Researchers at the University of Maryland, Baltimore County (UMBC) have developed a method to investigate the quality of healthcare data using a systematic approach, which is based on creating a taxonomy for data defects thorough literature review and examination of data. Using that taxonomy, the researchers developed software that automatically detects data defects effectively and efficiently.

Scientists develop sorbent for purifying water from radioactive elements
Scientists from Far Eastern Federal University (FEFU) in collaboration with colleagues from the Institute of Chemistry FEB RAS come up with a smart technology for the synthesis of sorbent based on a "tungsten bronze" compound powder (Na2WO4) aimed to purify industrial and drinking water from hazardous radionuclides cesium (137Cs), and strontium (90Sr), as well as for effective processing of liquid radioactive waste. A related article appears in the Journal of Materials Science.

Anesthesia's effect on consciousness solved, settling century-old scientific debate
How does general anesthesia cause loss of consciousness? Despite its 175-year-history of use by the U.S. medical system, science has been unable to definitively answer that question, until now. The lipid-based answer could open other brain mysteries.

Solution to century-old math problem could predict transmission of infectious diseases
A Bristol academic has achieved a milestone in statistical/mathematical physics by solving a 100-year-old physics problem -- the discrete diffusion equation in finite space.

Study: Integrating satellite and socioeconomic data to improve climate change policy
Bangladesh is on track to lose all of its forestland in the next 35-40 years, leading to a rise in CO2 emissions and subsequent climate change, researchers said. However, that is just one of the significant land-use changes that the country is experiencing. A new study uses satellite and census data to quantify and unravel how physical and economic factors drive land-use changes. Understanding this relationship can inform climate policy at the national scale in Bangladesh and beyond.

How toxic protein spreads in Alzheimer's disease
Toxic versions of the protein tau are believed to cause death of neurons of the brain in Alzheimer's disease. A new study published in Nature Communications shows that the spread of toxic tau in the human brain in elderly individuals may occur via connected neurons. The researchers could see that beta-amyloid facilitates the spread of toxic tau.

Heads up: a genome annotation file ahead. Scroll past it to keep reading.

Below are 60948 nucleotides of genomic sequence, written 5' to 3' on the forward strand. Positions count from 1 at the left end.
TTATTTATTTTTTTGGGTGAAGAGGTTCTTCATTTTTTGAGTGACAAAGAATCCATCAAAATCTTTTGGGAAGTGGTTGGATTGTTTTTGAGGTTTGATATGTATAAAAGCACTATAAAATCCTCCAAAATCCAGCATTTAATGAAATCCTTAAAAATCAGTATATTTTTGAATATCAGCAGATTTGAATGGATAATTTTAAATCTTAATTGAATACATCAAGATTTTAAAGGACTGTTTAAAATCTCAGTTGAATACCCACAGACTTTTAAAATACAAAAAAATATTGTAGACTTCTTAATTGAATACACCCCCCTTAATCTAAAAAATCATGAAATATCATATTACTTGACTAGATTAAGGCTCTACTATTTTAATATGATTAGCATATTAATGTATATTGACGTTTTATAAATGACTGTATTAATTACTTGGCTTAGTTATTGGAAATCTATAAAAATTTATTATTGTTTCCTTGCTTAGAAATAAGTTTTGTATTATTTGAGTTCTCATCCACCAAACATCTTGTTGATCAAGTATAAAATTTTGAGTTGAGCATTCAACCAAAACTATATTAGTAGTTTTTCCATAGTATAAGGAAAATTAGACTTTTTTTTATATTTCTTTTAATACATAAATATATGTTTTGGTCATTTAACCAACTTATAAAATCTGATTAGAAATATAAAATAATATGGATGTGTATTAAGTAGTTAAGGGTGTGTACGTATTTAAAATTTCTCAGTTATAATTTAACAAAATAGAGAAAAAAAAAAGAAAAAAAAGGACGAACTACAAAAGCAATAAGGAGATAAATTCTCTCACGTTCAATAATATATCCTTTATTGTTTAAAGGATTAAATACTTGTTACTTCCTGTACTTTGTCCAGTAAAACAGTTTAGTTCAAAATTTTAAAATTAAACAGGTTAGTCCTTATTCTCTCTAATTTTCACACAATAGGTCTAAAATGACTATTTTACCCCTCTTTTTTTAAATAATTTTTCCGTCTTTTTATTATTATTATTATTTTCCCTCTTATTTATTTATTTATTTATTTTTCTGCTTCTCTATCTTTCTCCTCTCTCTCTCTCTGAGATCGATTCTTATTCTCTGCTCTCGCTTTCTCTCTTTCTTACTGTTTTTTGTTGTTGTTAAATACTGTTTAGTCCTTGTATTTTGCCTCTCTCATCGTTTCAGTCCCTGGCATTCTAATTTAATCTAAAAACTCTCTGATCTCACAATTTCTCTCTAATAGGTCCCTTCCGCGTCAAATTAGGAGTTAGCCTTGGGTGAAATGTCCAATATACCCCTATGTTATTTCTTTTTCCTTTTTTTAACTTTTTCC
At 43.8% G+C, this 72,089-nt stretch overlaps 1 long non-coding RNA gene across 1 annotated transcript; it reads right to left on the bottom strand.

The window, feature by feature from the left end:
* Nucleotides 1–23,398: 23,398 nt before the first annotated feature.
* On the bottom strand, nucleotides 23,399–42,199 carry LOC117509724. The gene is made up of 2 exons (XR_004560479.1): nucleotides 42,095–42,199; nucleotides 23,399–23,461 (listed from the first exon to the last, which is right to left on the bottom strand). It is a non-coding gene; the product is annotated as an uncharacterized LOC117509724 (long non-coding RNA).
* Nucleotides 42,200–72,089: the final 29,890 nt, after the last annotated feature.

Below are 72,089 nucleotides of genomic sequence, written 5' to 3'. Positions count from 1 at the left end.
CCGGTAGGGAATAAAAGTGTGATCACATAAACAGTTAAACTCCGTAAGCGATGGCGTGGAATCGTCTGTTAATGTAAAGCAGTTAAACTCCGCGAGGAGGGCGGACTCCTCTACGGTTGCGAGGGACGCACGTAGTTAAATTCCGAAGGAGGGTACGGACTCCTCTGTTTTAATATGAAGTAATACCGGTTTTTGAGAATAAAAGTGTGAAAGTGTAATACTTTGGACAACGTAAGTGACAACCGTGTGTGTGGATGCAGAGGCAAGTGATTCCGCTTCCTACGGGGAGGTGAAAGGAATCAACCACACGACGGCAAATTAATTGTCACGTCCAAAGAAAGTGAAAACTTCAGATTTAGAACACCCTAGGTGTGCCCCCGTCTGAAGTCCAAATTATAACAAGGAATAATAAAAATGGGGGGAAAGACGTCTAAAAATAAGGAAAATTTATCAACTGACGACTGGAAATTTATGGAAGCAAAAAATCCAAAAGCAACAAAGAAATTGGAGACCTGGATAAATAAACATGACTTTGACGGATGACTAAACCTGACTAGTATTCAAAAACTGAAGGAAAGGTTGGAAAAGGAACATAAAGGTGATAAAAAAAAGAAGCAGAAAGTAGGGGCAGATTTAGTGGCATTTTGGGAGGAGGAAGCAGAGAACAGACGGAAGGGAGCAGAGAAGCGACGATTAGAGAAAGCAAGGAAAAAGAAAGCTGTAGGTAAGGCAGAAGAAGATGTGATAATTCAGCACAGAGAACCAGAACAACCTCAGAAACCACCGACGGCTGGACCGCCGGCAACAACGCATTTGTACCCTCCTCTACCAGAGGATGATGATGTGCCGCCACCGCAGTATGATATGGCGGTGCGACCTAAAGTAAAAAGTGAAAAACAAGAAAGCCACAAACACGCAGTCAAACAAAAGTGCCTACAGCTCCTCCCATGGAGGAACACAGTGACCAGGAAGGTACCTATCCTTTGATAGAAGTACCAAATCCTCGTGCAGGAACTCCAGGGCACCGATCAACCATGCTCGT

Better prepared for future crises
Although there were early warnings of an exponentially growing pandemic, most policymakers around the world were unprepared and reluctant to act when Covid-19 first spread from China around the world. In an article published in the Journal of Risk Research, Aengus Collins, Marie-Valentine Florin (both EPFL International Risk Governance Center) and IASS Scientific Director Ortwin Renn analyze the key factors and offer recommendations on how we can better prepare for future crises.

Please see special handling
A new study highlights the risks of pulmonary complications in patients with SARS-CoV-2 infection who undergo surgery, according to an observational study of 1,128 patients across 24 countries, published in The Lancet. The study was conducted between 1 January and 31 March 2020 and included data from hospitals mainly in Europe and America with ongoing SARS-CoV-2 infection outbreaks.

Fearful Great Danes provide new insights to genetic causes of fear
Professor Hannes Lohi's research group at the University of Helsinki has identified a new genomic region and anxiety-related candidate genes associated with fearfulness in dogs. Findings support their hypothesis that fearfulness and anxiety are hereditary traits in dogs, and there may be shared factors underlying anxiety in both humans and dogs.

Better outcomes, lower cost in first-ever oncology hospital at home evaluation
Researchers at Huntsman Cancer Institute (HCI) at the University of Utah (U of U) presented the first outcomes evaluation of an adult oncology hospital-at-home program today at the 2020 American Society of Clinical Oncology (ASCO) annual meeting. The study evaluated patients participating in HCI's Huntsman at HomeTM. The data demonstrate strong evidence for this care model, showing improved patient outcomes, including reduced hospitalizations and decreased visits to the emergency department.